National Action Plan on Climate Change


In its first meeting on July 13, 2007, the Prime Minister’s Council on Climate Change, set up during the tenure of Dr. Manmohan Singh, said it was necessary to prepare “A National Document compiling action taken by India for addressing the challenge of Climate Change, and the action it proposes to take.” The Council subsequently released the National Action Plan on Climate Change (NAPCC) on June 30, 2008.

The NAPCC updated India’s climate change programmes and suggested measures to promote development as well as climate change adaptation and greenhouse gas mitigation. The NAPCC sought to meet these objectives through these eight missions: National Solar Mission, National Mission for Enhanced Energy Efficiency, National Mission on Sustainable Habitat, National Water Mission, National Mission for Sustaining the Himalayan Ecosystem, National Mission for a Green India, National Mission for Sustainable Agriculture, and National Mission on Strategic Knowledge for Climate Change.

This document describes each of these missions and, more generally, India’s approach to international cooperation on climate change. It also outlines how these missions will be implemented by different ministries, in coordination with the Ministry of Finance, the Planning Commission (now NITI Aayog), and experts from various fields.


  1. According to a 2007 report by the World Bank Environment Department, India’s per capita carbon dioxide emissions in 2004 stood at 1.02 metric tonnes, well below the world average of 4.25 metric tonnes. The per capita CO2 emissions per year of developed nations such as the USA and Japan were 20.01 metric tonnes and 9.87 metric tonnes, respectively.

  2. The National Mission for Enhanced Energy Efficiency aimed to save 10,000 megawatts of energy by the end of the 11th Five Year Plan (2007-2012).

  3. One of the aims of the National Mission for a Green India was the afforestation of 6 million hectares. When the NAPCC was prepared, 23 per cent of the country’s land was under forests and tree cover, while the mission’s target was to raise it to 33 per cent.

  4. India receives an average of 5.5 kWh (kilo watt hour) of solar radiation on one square metre of its surface area per day. If power is generated using solar energy, only 1 per cent of the total land area can help meet the entire country’s electricity requirement till 2030.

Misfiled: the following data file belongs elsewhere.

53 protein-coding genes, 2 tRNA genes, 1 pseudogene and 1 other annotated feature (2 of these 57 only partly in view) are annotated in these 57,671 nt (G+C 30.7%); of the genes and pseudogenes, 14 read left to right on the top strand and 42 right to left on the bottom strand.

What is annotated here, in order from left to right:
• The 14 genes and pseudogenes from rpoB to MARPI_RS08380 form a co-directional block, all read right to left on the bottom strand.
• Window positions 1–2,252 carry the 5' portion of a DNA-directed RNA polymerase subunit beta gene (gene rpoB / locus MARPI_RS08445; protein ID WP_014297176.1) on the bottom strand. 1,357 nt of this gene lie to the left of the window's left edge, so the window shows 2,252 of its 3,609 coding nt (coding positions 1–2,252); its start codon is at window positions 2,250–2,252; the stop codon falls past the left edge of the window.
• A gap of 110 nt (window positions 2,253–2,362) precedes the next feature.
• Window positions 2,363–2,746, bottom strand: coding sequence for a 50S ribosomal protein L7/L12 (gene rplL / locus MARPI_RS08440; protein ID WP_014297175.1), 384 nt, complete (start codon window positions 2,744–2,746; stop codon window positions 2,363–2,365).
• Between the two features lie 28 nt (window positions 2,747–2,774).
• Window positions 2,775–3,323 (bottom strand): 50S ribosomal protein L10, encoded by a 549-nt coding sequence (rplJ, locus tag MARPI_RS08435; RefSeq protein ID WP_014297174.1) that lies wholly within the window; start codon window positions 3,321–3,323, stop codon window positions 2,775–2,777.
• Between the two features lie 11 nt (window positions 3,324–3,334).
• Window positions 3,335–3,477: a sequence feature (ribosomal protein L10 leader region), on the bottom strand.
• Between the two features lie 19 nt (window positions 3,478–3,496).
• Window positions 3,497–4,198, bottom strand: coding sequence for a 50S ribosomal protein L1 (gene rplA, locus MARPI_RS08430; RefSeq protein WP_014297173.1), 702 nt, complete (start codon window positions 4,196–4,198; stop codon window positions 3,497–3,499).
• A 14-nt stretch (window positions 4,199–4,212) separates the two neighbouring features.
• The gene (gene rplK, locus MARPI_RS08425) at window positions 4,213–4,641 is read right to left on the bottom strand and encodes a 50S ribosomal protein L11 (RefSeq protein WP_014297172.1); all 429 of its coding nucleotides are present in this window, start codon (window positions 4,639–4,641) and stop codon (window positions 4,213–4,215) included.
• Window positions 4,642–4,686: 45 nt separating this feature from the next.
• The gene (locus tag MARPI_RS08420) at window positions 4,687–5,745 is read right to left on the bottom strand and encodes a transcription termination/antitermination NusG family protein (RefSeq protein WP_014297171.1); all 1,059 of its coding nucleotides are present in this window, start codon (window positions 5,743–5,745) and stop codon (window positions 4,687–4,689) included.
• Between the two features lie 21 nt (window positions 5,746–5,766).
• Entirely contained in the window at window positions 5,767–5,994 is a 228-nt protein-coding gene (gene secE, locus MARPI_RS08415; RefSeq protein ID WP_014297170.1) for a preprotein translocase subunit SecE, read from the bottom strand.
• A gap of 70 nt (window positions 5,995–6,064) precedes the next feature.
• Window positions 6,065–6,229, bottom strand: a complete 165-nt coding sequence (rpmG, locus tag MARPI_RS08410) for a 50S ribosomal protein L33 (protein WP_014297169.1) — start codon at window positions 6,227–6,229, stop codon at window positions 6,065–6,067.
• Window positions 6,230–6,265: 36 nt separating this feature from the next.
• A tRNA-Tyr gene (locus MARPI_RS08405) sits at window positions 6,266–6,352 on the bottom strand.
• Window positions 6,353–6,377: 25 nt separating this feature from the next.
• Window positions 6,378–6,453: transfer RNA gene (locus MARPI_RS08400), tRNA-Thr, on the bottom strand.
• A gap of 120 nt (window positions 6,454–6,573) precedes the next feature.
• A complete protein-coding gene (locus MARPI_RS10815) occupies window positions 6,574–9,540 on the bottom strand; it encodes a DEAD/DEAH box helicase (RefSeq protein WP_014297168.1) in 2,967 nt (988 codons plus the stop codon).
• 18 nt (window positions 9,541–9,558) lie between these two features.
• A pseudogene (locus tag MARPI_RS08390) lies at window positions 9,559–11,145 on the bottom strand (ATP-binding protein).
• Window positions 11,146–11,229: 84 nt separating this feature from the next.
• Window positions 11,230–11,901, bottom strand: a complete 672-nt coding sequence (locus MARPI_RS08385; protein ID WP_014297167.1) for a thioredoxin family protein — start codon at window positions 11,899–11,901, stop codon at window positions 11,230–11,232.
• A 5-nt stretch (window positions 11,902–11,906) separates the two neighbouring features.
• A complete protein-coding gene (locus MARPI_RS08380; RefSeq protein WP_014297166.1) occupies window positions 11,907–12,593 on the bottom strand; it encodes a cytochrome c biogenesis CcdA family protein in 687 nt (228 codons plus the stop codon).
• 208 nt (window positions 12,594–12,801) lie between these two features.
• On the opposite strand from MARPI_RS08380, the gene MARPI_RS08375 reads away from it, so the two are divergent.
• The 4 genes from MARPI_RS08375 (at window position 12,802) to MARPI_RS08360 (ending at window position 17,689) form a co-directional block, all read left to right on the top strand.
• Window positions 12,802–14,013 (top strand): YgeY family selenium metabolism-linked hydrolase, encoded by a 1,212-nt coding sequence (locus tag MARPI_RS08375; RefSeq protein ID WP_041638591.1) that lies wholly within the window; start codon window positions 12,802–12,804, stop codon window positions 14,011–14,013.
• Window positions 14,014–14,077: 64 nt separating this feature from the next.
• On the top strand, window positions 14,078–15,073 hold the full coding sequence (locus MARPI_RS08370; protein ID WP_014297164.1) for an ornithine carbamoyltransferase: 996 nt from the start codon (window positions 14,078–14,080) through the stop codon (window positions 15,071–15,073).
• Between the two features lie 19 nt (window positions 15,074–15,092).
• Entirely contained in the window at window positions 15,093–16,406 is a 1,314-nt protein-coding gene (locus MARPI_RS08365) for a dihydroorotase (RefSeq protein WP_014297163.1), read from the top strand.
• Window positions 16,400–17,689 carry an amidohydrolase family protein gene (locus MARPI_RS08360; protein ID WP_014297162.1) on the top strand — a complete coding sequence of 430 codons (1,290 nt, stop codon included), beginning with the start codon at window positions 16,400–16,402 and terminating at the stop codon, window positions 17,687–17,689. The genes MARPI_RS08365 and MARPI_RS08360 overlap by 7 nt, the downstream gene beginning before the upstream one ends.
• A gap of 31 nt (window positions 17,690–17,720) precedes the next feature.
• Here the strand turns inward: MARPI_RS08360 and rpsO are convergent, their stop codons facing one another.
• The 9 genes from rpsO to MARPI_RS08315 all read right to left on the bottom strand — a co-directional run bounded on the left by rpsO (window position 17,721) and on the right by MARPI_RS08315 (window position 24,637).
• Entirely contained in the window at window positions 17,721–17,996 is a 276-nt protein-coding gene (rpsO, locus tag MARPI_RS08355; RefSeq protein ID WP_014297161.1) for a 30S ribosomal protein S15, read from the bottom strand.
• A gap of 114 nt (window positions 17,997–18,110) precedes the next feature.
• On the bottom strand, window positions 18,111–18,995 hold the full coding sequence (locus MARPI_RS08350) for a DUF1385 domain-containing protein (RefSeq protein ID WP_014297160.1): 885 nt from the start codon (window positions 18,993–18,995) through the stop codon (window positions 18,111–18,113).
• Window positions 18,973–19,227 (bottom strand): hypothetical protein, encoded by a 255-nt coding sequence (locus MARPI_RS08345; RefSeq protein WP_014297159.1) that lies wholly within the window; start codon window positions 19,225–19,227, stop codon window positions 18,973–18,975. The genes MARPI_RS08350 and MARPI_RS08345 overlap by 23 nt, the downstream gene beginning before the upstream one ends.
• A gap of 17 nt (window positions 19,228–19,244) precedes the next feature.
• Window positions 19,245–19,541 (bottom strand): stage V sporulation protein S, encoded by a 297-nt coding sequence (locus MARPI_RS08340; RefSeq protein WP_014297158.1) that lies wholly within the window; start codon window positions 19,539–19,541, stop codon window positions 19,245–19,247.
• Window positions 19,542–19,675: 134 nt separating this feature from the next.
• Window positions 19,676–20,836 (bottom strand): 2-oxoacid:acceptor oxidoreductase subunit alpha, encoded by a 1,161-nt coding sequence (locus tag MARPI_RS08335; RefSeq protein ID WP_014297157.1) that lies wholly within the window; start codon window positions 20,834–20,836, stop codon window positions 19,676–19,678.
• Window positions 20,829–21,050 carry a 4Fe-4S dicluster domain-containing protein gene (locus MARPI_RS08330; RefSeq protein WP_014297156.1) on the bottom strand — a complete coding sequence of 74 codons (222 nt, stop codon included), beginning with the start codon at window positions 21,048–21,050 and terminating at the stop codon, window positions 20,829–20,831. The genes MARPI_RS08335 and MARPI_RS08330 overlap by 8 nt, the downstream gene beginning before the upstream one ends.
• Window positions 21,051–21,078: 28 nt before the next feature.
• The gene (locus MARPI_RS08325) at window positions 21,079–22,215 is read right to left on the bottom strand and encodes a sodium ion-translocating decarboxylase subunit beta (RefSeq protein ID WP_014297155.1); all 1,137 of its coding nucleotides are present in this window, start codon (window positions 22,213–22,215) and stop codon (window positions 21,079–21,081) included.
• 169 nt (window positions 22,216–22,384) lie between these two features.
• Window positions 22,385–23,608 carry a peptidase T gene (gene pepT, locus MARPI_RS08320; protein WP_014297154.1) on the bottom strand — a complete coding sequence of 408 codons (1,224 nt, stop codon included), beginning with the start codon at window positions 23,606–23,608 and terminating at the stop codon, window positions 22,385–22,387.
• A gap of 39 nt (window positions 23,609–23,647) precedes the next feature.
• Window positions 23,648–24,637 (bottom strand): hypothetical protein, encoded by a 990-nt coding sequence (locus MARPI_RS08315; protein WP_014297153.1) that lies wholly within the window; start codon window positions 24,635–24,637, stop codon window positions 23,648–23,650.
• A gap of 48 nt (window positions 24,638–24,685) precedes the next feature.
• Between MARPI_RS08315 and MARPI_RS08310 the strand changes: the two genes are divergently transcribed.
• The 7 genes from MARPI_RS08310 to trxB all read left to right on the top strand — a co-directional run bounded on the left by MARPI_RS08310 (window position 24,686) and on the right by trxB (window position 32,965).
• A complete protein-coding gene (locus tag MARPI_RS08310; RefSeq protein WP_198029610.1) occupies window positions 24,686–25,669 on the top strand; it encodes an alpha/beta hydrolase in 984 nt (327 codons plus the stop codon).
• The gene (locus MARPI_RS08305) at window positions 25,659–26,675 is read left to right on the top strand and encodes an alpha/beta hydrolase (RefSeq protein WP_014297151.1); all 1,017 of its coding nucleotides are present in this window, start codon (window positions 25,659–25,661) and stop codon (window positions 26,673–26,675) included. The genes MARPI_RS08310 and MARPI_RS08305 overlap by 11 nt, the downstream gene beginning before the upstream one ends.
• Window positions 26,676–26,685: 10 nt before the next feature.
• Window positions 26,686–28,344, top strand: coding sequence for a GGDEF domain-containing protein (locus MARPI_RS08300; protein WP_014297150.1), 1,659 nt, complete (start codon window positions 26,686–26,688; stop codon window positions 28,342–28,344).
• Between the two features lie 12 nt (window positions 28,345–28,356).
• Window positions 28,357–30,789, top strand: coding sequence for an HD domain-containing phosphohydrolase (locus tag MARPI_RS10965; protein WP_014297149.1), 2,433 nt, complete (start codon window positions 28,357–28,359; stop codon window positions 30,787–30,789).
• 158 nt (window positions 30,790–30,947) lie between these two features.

5. A 2004 report by Ministry of Environment, Forest and Climate Change titled India’s Initial National Communication to UN Framework Convention on Climate Change,  states that the direct CO2 emissions from industrial sources accounted for nearly 31 per cent of India’s total CO2 emissions. (This data is based on calculations with 1994 as the base year.)

  6. India has a significantly higher rate of recycling municipal solid waste (70 per cent) than developed countries, such as the USA (30 per cent) and Germany (47.3 per cent), according to a 2006 TERI report. The country also has comparatively low levels of greenhouse gas emissions from municipal solid waste (4 gm/US$ 1,000 in comparison to the USA (23gm/US$ 1,000) and Germany (8gm/US$ 1,000).

  7. India receives a total annual precipitation of 4,000 billion cubic metres, of which only 1,000 billion cubic metres is available as surface and ground water. Many parts of India are water-stressed (less than 1,700 cubic metres of water is available per person per year in those areas), and the country is likely to be water-scarce (less than 1,000 cubic metres of water will be available per person per year) by 2050.

  8. Forests meet nearly 40 per cent of India’s overall energy needs, and over 80 per cent of the energy needs of rural areas.

  9. Out of a net cultivated area of approximately 141 million hectares, about 85 million hectares (60 per cent) are in dryland/rain-fed zones.

  10. When the NAPCC was prepared in 2008, fossil fuels accounted for 66 per cent of the total energy use in India, followed by hydropower at 26 per cent, wind and solar power at 6 per cent, and nuclear power at 3 per cent.

    Focus and Factoids by Anupam Krishnamurthy.


Prime Minister’s Council on Climate Change


Ministry of Environment, Forest and Climate Change


30 Jun, 2008